In in vivo experiments, topical application of AP39 or AP123 (0.3–1 μM/cm2; but not nontargeted control molecules) to mouse skin before UVA (60 J/cm2) irradiation prevented skin thickening, MMP induction, collagen loss of oxidative stress markers 8-hydroxy-2′-deoxyguanosine (8-OHdG), increased Nrf2-dependent signaling, as well as increased manganese superoxide dismutase levels and levels of the mitochondrial biogenesis marker peroxisome proliferator-activated receptor-gamma coactivator (PGC-1α).

 Thus targeting H2S delivery to mitochondria may represent a novel approach for the prevention and treatment of skin photoaging, as well as being useful tools for determining the role of mitochondrial H2S in skin disorders and aging. 

© Photo CopyrightRead the full review.

Dr. Panich will be discussing the results of this brilliant study during Skin Ageing & Challenges 2022 Congress. Reserve your spot.

Skin Ageing & Challenges 2022
November 17-18, 2022 – Lisbon, Portugal

Making Electronic Skin for Interactive Robots: New Materials & Advances

 NAO Humanoid Robot with multi-modal artificial skin, at the Institute for Cognitive Systems, TUM- Germany

News Release, Skin Aging & Challenges – July 19, 2022

Flexible electronics have huge potential to bring revolution in robotics and prosthetics as well as to bring about the next big evolution in the electronics industry. In robotics and related applications, it is expected to revolutionize the way with which machines interact with humans, real-world objects, and the environment.

The conformable electronic or tactile skin on robot’s body, enabled by advances in flexible electronics, will allow safe robotic interaction during physical contact of robot with various objects. Developing a conformable, bendable and stretchable electronic system requires distributing electronics over large non-planar surfaces and movable components.

The current research focus in this direction is marked by the use of novel materials or by the smart engineering of the traditional materials to develop new sensors, electronics on substrates that can be wrapped around curved surfaces. Attempts are being made to achieve flexibility/stretchability in e-skin while retaining a reliable operation.

Dahiya et al. provide insight into various materials that have been used in the development of flexible electronics primarily for e-skin applications.

In addition to mechanical robustness, the choice of the material is also influenced by the application. The use of smart structural engineering techniques would enable the use of well-established silicon technology to develop flexible and stretchable e-skin sensors. Furthermore, sensors developed via these technique would enable better system integration thus aiding easy integration with circuits of data collection, signal condition and processing of the received data.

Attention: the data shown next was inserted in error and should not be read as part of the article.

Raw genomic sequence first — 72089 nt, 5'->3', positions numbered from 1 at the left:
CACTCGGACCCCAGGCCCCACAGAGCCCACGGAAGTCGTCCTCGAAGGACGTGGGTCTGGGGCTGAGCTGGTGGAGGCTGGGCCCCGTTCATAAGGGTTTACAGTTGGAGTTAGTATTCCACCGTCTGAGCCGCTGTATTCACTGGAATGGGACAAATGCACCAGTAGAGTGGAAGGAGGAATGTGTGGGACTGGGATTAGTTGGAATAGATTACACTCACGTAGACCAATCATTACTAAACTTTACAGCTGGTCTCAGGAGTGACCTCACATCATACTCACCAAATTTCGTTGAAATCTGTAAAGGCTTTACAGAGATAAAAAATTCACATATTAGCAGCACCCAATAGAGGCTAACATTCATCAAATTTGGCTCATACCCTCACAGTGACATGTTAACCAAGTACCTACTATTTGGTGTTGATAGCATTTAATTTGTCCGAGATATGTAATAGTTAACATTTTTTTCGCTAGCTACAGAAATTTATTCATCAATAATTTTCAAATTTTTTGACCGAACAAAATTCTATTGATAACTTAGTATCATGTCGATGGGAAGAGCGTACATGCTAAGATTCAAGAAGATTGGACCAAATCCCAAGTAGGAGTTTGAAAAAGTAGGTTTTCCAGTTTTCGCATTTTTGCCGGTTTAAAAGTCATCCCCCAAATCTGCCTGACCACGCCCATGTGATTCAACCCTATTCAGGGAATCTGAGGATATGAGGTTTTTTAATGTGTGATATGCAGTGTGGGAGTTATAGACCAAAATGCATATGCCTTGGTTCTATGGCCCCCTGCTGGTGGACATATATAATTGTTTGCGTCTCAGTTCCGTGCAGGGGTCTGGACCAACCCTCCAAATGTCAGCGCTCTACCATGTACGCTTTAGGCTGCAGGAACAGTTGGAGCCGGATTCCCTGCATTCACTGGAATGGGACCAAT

Novel materials such as nanowires, carbon nanotubes and graphene exhibit excellent mechanical and electrical properties which are critical parameters for the development of e-skin sensors.

In addition to passive sensors, developed via various transduction mechanisms, development of transistors using the novel material are highly desirable as it would enable the development of active circuit matrix for large-scale sensing with low power consumption. It will also enable easier readout circuit and individual access to devices. Development of Field Effect Transistor using the novel material is challenging due to various aspects. 

Organic materials are also desirable for the development of flexible components for e-skin due to low cost. 

In conclusion, recent developments have led to e-skin sensors exceeding sensitivity of human skins in terms of detection of human skin. Although there are many issues yet to be addressed, the progress in the development trend in e-skin suggest that humanoid equipped with flexible and stretchable will be possible in near future.

© Photo Copyright: Read the full review.

Skin Ageing & Challenges 2022 Congress will introduce the latest technologies and discoveries in E-skin. Reserve your spot.

Skin Ageing & Challenges 2022